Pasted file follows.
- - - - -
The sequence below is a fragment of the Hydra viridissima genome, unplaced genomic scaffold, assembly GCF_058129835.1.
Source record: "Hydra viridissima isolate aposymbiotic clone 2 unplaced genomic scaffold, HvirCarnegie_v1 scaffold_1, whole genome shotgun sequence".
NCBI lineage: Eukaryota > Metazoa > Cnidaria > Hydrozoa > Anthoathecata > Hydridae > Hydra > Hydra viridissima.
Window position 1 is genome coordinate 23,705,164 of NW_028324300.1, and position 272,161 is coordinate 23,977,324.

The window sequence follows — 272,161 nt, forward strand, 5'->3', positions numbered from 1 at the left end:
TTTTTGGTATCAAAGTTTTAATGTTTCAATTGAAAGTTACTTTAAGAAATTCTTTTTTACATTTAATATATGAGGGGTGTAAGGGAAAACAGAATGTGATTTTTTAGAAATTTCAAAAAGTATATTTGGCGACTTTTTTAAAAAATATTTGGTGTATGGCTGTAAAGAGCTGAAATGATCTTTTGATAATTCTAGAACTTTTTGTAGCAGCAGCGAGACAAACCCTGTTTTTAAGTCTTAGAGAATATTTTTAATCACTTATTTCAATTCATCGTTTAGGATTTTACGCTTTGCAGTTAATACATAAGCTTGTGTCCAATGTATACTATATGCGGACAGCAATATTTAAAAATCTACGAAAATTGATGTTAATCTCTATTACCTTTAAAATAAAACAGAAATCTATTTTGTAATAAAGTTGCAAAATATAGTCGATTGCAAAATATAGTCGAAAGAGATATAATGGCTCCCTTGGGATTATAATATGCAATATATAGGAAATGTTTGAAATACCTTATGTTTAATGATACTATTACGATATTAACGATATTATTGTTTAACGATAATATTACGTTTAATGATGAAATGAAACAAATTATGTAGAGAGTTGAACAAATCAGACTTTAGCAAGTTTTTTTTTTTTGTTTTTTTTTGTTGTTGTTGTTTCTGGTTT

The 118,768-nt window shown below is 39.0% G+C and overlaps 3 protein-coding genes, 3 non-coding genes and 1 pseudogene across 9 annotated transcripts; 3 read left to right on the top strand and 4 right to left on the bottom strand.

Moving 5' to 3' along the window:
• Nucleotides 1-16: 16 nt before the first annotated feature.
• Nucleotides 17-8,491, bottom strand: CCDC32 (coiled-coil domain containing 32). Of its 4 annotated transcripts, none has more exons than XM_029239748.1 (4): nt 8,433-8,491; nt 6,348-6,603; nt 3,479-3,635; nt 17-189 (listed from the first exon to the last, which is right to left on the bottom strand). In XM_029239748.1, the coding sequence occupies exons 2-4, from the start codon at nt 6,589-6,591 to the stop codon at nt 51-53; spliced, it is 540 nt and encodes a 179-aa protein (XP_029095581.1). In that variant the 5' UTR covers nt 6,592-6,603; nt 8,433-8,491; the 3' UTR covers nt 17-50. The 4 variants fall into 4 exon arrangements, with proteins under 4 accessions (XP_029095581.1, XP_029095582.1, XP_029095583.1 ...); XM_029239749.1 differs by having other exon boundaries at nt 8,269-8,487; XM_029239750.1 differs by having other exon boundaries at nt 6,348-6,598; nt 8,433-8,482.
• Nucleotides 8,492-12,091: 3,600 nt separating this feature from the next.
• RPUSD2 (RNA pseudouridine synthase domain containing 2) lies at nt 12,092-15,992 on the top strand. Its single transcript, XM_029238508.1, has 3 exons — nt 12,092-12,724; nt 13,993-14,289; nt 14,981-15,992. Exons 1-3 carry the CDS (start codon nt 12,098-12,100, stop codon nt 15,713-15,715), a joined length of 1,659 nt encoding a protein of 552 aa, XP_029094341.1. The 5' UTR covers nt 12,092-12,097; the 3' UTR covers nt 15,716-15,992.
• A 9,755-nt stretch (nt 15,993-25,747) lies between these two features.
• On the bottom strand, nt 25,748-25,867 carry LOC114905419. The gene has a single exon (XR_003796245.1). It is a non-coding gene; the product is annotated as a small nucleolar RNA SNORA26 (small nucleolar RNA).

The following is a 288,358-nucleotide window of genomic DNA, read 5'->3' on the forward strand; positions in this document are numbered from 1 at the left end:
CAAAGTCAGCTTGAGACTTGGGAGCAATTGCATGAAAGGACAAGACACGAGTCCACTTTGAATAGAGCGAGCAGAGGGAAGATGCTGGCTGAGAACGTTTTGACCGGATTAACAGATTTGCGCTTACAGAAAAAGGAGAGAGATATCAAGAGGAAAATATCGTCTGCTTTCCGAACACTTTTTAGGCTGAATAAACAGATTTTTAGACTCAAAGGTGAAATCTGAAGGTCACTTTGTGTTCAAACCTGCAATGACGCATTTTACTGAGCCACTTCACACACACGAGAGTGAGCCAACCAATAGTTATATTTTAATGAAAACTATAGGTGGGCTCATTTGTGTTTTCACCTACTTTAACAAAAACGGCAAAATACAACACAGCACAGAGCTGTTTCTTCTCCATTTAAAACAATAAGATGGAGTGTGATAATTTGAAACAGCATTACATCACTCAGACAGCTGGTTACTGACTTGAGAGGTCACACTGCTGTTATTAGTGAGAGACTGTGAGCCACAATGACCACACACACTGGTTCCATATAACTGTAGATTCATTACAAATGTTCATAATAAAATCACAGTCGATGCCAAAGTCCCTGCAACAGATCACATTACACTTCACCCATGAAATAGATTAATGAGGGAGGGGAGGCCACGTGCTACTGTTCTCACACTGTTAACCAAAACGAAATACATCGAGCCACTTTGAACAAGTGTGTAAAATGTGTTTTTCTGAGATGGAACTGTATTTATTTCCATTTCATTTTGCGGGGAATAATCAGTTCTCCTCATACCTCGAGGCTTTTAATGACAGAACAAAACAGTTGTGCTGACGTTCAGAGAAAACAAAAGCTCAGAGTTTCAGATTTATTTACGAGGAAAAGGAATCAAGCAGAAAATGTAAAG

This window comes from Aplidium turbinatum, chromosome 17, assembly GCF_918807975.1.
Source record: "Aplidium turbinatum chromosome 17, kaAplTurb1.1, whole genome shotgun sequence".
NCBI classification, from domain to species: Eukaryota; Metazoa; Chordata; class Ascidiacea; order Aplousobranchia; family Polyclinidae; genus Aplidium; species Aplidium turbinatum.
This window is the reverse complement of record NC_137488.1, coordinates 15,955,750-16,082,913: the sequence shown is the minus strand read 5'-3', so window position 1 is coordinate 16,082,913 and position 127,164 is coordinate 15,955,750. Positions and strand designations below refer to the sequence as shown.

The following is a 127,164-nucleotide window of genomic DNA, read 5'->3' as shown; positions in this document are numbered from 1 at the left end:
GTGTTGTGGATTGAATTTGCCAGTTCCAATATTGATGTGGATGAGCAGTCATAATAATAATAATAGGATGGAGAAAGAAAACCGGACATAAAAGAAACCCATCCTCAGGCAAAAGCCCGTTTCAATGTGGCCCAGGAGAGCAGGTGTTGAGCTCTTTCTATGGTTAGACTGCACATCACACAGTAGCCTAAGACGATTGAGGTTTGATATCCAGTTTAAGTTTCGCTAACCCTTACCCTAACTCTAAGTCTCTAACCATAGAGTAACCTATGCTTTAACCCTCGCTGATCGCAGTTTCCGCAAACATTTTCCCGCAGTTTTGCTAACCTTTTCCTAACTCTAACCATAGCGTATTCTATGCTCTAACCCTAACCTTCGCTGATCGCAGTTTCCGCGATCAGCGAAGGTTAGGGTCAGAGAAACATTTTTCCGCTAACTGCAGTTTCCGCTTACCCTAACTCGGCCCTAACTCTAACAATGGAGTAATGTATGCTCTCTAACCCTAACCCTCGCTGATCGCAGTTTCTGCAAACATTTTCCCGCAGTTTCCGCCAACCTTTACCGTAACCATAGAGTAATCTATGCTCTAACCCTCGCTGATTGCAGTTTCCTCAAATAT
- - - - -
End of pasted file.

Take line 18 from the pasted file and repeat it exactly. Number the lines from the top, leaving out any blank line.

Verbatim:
Source record: "Aplidium turbinatum chromosome 17, kaAplTurb1.1, whole genome shotgun sequence".